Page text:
By Arab News
By S. N. M Abdi
What transpires between a diplomat posted abroad and politicians of the host country is usually kept under wraps. But India’s Home Minister, Rajnath Singh, who enjoys the distinction of being appointed acting premier whenever Prime Minister Narendra Modi is away, recently went public with what one of the most important envoys stationed in New Delhi told him.
Addressing a public meeting in his parliamentary constituency, Lucknow, Singh triumphantly said: “The High Commissioner of Bangladesh, Shri Muazzem Ali, has told me that the rate of cow meat has shot through the roof in his country.” Singh was bursting with pride when he made the disclosure. His mood was so self-congratulatory that if he could, he would have literally patted himself on the back.
According to media reports, after publicizing Ali’s concern about rising beef prices in Bangladesh, Singh complimented the Border Security Force (BSF), which is directly under the Home Minister, for clamping down on the traditional export of Indian cattle to Bangladesh. Singh revealed that only 200,000-250,000 Indian cattle entered Bangladesh in 2015 compared to 20-22 lakh annually in previous years, resulting in the sharp hike in beef prices across the border.
Singh is evidently determined to extend the Bharatiya Janata Party’s controversial beef banning drive to Bangladesh. But the Hindutva-driven campaign is fanning anti-India sentiments in an otherwise friendly neighbor ever since Singh — a former BJP president — decided to stop India’s surplus, non-milk producing cattle from going to Bangladesh, halting a $1 billion-a-year informal trade determined by supply and demand that had been going on for as long as anyone can remember.
Not surprisingly, the BJP’s cow obsession cast a shadow over the two-day meeting between Rajiv Mehrishi and Mozammel Haque Khan, home secretaries of India and Bangladesh respectively, held in Dhaka last month. More time and energy was expended on dissecting the BSF crackdown on the cattle trade than on issues like sharing intelligence on militancy, illegal infiltration and influx of fake currency notes, which were given top priority earlier.
An Indian Express story on the home secretaries’ talks quoted an Indian official saying that the “principal issue raised by an alarmed Bangladesh was the BSF crackdown that has reduced cattle supplies by 70 percent, hiking the price of beef manifold and having a crippling effect on their beef industry”.
Until Singh’s Hindutva-fueled clampdown, three out of four cows slaughtered in Bangladesh were from India because there were no restrictions on sending surplus, non-milk producing cattle across the 4,000-km border separating the two countries.
The BJP government’s pro-cow and anti-beef agenda is rooted in Narendra Modi’s Aug. 9, 2012 “pink revolution” remarks on his website. Subsequently on Sept. 10, 2013, RSS chief Mohan Bhagwat made protection of cows, construction of a Ram temple in Ayodhya, introduction of Uniform Civil Code and abolition of Article 370 preconditions for backing Modi’s prime ministerial bid. And true enough, the BJP 2014 Poll Manifesto stated on page 41 that its government would “protect and promote cow and its progeny.”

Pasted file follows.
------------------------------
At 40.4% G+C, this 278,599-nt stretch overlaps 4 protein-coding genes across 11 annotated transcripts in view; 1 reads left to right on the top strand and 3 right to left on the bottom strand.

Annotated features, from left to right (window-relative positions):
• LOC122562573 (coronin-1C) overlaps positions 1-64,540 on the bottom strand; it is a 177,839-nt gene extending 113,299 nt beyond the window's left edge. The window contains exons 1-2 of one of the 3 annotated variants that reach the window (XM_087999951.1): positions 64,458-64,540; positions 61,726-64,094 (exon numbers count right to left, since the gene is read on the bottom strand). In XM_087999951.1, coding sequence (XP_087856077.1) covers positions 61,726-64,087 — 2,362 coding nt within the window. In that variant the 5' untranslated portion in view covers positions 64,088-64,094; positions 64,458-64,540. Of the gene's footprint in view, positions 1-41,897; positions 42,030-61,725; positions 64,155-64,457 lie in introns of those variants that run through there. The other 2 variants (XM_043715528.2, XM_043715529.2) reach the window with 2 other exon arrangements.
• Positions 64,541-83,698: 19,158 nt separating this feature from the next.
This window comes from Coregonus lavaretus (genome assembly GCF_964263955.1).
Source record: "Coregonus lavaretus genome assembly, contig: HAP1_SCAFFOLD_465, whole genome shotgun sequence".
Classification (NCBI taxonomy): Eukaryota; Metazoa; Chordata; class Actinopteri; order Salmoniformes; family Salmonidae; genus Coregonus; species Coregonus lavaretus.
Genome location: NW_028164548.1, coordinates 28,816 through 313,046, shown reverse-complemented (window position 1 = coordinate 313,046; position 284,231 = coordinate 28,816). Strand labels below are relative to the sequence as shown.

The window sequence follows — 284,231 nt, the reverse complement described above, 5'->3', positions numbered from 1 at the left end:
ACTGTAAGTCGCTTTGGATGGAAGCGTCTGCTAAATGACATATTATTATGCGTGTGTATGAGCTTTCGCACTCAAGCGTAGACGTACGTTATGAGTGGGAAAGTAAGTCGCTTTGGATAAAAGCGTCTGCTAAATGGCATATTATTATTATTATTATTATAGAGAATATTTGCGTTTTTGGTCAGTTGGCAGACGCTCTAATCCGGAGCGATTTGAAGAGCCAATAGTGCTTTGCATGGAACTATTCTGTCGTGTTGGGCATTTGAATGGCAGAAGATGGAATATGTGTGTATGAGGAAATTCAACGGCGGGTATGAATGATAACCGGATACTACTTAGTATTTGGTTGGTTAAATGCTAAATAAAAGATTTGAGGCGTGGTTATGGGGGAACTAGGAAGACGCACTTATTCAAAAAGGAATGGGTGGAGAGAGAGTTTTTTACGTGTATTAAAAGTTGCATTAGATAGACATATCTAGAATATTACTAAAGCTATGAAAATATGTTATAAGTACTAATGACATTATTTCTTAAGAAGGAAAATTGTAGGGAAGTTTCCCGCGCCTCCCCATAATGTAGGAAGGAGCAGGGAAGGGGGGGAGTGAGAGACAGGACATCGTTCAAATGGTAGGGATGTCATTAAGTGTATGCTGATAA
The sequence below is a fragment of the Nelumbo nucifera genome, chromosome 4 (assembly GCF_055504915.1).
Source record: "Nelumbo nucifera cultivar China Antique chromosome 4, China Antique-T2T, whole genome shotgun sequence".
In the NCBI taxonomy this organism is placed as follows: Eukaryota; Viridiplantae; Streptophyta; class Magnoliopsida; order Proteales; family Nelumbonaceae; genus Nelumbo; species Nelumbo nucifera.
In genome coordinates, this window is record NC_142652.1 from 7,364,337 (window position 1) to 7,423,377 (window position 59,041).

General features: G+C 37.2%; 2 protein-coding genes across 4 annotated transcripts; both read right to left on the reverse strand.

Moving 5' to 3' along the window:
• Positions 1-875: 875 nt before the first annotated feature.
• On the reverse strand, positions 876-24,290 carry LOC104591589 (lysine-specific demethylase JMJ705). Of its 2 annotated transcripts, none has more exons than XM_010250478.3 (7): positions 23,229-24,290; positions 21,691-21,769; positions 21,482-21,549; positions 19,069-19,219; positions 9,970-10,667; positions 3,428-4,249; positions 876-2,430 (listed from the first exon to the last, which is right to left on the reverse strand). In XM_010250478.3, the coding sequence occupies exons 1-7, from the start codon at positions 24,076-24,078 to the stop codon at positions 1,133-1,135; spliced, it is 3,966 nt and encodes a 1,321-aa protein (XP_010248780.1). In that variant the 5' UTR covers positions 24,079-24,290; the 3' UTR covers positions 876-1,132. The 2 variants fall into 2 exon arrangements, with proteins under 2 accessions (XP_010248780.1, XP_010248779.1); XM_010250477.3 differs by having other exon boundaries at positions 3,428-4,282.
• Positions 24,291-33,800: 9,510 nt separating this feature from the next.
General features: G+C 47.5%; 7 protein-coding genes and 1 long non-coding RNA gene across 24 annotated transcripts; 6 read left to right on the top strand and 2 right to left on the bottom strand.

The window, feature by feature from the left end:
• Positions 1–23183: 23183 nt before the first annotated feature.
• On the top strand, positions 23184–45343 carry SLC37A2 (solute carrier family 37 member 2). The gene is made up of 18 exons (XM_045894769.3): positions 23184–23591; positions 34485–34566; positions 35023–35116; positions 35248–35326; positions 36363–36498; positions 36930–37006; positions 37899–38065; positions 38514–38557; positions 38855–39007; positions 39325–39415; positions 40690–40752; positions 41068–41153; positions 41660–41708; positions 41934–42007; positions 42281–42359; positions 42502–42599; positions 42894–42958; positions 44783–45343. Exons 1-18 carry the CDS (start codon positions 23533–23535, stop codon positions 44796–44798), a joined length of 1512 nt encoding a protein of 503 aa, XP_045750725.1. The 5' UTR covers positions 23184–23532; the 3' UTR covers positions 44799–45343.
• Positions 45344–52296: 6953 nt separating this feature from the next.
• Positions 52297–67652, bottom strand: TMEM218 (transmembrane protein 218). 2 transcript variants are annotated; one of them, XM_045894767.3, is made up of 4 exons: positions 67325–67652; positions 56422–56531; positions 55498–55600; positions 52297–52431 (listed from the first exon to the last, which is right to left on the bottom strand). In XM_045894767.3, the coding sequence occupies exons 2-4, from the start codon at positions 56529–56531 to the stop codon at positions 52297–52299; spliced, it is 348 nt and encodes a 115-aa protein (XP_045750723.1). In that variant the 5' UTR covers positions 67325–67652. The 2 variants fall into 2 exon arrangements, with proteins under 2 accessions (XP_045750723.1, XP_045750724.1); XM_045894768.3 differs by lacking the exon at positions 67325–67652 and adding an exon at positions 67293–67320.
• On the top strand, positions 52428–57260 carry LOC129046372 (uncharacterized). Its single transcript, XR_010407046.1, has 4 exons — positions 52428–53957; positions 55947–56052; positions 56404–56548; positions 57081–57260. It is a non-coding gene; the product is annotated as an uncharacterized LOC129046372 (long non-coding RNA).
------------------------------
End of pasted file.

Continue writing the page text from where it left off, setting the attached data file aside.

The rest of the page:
But the cattle blockade is wreaking havoc in Bangladesh. The cattle crisis was the subject of a three-part series titled “Loss on Both Sides” published in The Daily Star, Dhaka’s leading English daily, reflecting the outrage over Indian arbitrariness.
HT Imam, a political adviser to Bangladesh’s pro-India Prime Minister Sheikh Hasina has said on record that “there is absolutely no doubt” that the beef trade and leather industry are reeling as a result of India’s clampdown. Bangladesh’s beef processing units, slaughterhouses, tanneries and bone crushing factories have traditionally relied on Indian cattle.
Syed Hasan Habib of Bengal Meat, Bangladesh’s top meat exporter, also told Reuters that he had to cut international orders by 75 percent. Before the clampdown, he exported 125 tons of beef annually to Gulf nations. Echoing Habib, Bangladesh Tanners Association president, Shaheen Ahmed told the news agency that of 30 of 190 tanneries had suspended work due to shortage of hides, rendering 4000 jobless.
According to a study published in The Times of India, the Modi-Singh government will have to spend over Rs31,000 crores annually on feeding and sheltering India’s surplus, non-milk producing cows if BSF permanently stops all cattle supplies to Bangladesh.
Obviously, ordinary taxpayers will have to bear the burden of India’s new cow policies. Hence a public debate is necessary to arrive at what’s good for the common man. A rethink is absolutely necessary not only because of economics but because trouble-free relations with Bangladesh is vital for our national security and ensuring India’s pre-eminence in its zone of influence.